Raw. Red. I hold up my hands in front of my face. Didn’t think to bring gloves. Who would need them on a tropical vacation? My fingers look like rare steak. What I wouldn’t give for a sizzling rib-eye straight off the grill right now. And mashed potatoes smothered in gravy. Or just a cup of coffee so hot my head snaps back when my lip touches the stinging liquid. And I’m a vegetarian who hates coffee.

I lean back and laugh into the muffled universe. The guffaw comes from deep in my gut. The sound of it fills up the narrow spaces between snowflakes and falls to the ground. I didn’t know I could laugh like that. If I get out of this, I’m going to laugh like that from now on.

I stare into the sameness before me, searching for patterns. Random. White. No matter what direction I look. After a while, the sameness resolves into Mandelbrot sequences of darker white against a tentative horizon. Bush-shaped lumps appear and morph.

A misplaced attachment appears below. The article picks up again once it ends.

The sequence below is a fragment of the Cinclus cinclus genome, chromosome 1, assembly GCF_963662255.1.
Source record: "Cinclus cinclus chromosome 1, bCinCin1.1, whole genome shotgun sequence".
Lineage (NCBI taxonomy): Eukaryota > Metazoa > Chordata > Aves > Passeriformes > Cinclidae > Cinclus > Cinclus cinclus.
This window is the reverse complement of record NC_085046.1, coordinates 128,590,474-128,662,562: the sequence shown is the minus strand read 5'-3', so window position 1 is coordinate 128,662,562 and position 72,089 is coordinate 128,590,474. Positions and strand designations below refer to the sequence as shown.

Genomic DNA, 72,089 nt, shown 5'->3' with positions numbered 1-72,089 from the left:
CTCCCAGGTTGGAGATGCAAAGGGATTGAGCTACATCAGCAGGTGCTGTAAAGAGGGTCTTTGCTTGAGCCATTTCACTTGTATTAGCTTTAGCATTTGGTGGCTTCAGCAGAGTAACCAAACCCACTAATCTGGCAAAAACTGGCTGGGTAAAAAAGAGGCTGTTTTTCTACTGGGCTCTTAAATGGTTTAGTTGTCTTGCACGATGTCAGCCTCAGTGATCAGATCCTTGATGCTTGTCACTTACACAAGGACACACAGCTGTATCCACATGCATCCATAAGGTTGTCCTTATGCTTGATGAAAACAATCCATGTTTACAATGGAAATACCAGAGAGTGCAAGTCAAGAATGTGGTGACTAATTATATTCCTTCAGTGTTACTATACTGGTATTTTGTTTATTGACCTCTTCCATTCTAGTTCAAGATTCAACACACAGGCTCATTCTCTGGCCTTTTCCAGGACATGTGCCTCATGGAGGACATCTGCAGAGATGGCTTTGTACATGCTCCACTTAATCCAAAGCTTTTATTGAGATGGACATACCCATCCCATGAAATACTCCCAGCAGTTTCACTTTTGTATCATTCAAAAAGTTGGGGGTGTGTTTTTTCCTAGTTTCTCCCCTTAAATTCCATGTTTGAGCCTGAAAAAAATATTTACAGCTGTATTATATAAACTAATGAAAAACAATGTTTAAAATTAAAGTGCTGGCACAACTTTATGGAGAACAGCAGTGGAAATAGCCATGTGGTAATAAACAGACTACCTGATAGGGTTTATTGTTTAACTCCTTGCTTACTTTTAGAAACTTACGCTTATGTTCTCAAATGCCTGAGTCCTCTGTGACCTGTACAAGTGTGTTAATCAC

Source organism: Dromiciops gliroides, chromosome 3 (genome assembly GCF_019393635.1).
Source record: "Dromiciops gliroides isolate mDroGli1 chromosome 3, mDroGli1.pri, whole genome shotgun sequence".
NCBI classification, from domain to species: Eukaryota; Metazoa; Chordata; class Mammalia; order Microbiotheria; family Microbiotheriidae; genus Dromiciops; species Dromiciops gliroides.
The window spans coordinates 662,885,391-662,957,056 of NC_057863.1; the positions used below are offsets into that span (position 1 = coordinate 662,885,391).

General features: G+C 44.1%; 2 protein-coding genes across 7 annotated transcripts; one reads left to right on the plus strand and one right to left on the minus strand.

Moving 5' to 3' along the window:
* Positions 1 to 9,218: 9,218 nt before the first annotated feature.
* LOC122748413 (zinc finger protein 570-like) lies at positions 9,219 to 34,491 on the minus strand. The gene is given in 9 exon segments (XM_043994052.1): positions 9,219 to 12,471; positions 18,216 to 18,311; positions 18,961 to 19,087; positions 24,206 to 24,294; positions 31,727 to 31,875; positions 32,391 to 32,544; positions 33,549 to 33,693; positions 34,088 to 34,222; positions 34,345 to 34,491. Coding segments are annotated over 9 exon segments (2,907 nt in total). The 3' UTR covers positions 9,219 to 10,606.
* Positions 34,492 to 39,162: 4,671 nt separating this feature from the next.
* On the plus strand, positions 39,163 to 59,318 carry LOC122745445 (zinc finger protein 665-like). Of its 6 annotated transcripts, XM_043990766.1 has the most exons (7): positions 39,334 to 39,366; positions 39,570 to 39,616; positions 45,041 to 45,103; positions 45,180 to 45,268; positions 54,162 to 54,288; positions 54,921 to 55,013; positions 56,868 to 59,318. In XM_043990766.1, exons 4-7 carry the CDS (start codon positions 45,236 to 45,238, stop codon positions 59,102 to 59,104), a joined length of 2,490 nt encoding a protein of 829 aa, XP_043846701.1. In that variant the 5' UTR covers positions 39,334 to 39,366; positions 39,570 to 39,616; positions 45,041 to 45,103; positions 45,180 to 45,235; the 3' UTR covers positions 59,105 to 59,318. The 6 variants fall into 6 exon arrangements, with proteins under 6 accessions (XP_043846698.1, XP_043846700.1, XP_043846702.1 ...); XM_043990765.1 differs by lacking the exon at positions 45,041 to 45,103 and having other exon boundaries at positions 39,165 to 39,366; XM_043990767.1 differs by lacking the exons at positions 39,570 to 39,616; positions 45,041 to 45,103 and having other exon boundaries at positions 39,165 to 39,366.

There, a dancing ogre. That one looks like a giant bunny with twisted ears. They say the human brain is wired to see things where nothing exists. Supposedly, it’s a survival tool. The wiring that manufactures a forest sprite in the foliage also spots a lurking saber-toothed tiger more readily. Those with the best imaginations survived to contribute to the gene pool.

I don’t think my imagination is going to be much help now. I am encased in a bit of wreckage, just me and my imagination. My little bit of jetsam slid down a long hill before depositing me against a boulder. The rest of the plane is probably miles behind. Whichever way behind is.

Everything is so quiet since I regained consciousness. The spinning and screaming seems like a dream. Miraculously, my backpack is still with me, the result of intense paranoia. I had kept the strap coiled around my arm–just in case. You never can tell when someone might snag an untethered carry-on and parachute out with their loot.